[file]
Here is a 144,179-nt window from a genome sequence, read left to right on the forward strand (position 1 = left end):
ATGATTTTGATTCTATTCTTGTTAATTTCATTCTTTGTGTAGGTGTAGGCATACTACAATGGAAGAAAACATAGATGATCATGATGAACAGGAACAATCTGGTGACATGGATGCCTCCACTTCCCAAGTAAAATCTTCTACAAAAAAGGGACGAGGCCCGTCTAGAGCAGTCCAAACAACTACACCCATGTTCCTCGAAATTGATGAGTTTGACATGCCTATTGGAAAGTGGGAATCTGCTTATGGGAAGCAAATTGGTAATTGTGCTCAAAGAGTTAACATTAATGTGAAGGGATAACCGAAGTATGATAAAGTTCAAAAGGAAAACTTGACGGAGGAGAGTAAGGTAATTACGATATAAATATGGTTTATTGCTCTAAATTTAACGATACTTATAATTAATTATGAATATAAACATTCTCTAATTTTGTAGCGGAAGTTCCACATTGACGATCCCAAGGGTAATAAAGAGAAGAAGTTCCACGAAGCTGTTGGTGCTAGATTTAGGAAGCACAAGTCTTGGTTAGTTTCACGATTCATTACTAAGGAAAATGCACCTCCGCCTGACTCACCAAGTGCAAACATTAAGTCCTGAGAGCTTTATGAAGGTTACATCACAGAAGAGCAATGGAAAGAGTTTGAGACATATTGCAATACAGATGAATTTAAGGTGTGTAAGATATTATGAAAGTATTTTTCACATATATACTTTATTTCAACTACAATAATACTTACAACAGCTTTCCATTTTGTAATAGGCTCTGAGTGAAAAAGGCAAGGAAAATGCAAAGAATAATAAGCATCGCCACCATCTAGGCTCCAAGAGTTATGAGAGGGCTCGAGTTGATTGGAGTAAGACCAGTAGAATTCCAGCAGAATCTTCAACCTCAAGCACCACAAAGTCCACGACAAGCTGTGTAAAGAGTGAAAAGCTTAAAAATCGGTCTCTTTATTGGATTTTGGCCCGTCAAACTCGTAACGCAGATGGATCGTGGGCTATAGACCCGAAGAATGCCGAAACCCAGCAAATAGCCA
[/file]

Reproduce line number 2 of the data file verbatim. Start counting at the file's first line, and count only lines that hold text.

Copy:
ATGATTTTGATTCTATTCTTGTTAATTTCATTCTTTGTGTAGGTGTAGGCATACTACAATGGAAGAAAACATAGATGATCATGATGAACAGGAACAATCTGGTGACATGGATGCCTCCACTTCCCAAGTAAAATCTTCTACAAAAAAGGGACGAGGCCCGTCTAGAGCAGTCCAAACAACTACACCCATGTTCCTCGAAATTGATGAGTTTGACATGCCTATTGGAAAGTGGGAATCTGCTTATGGGAAGCAAATTGGTAATTGTGCTCAAAGAGTTAACATTAATGTGAAGGGATAACCGAAGTATGATAAAGTTCAAAAGGAAAACTTGACGGAGGAGAGTAAGGTAATTACGATATAAATATGGTTTATTGCTCTAAATTTAACGATACTTATAATTAATTATGAATATAAACATTCTCTAATTTTGTAGCGGAAGTTCCACATTGACGATCCCAAGGGTAATAAAGAGAAGAAGTTCCACGAAGCTGTTGGTGCTAGATTTAGGAAGCACAAGTCTTGGTTAGTTTCACGATTCATTACTAAGGAAAATGCACCTCCGCCTGACTCACCAAGTGCAAACATTAAGTCCTGAGAGCTTTATGAAGGTTACATCACAGAAGAGCAATGGAAAGAGTTTGAGACATATTGCAATACAGATGAATTTAAGGTGTGTAAGATATTATGAAAGTATTTTTCACATATATACTTTATTTCAACTACAATAATACTTACAACAGCTTTCCATTTTGTAATAGGCTCTGAGTGAAAAAGGCAAGGAAAATGCAAAGAATAATAAGCATCGCCACCATCTAGGCTCCAAGAGTTATGAGAGGGCTCGAGTTGATTGGAGTAAGACCAGTAGAATTCCAGCAGAATCTTCAACCTCAAGCACCACAAAGTCCACGACAAGCTGTGTAAAGAGTGAAAAGCTTAAAAATCGGTCTCTTTATTGGATTTTGGCCCGTCAAACTCGTAACGCAGATGGATCGTGGGCTATAGACCCGAAGAATGCCGAAACCCAGCAAATAGCCA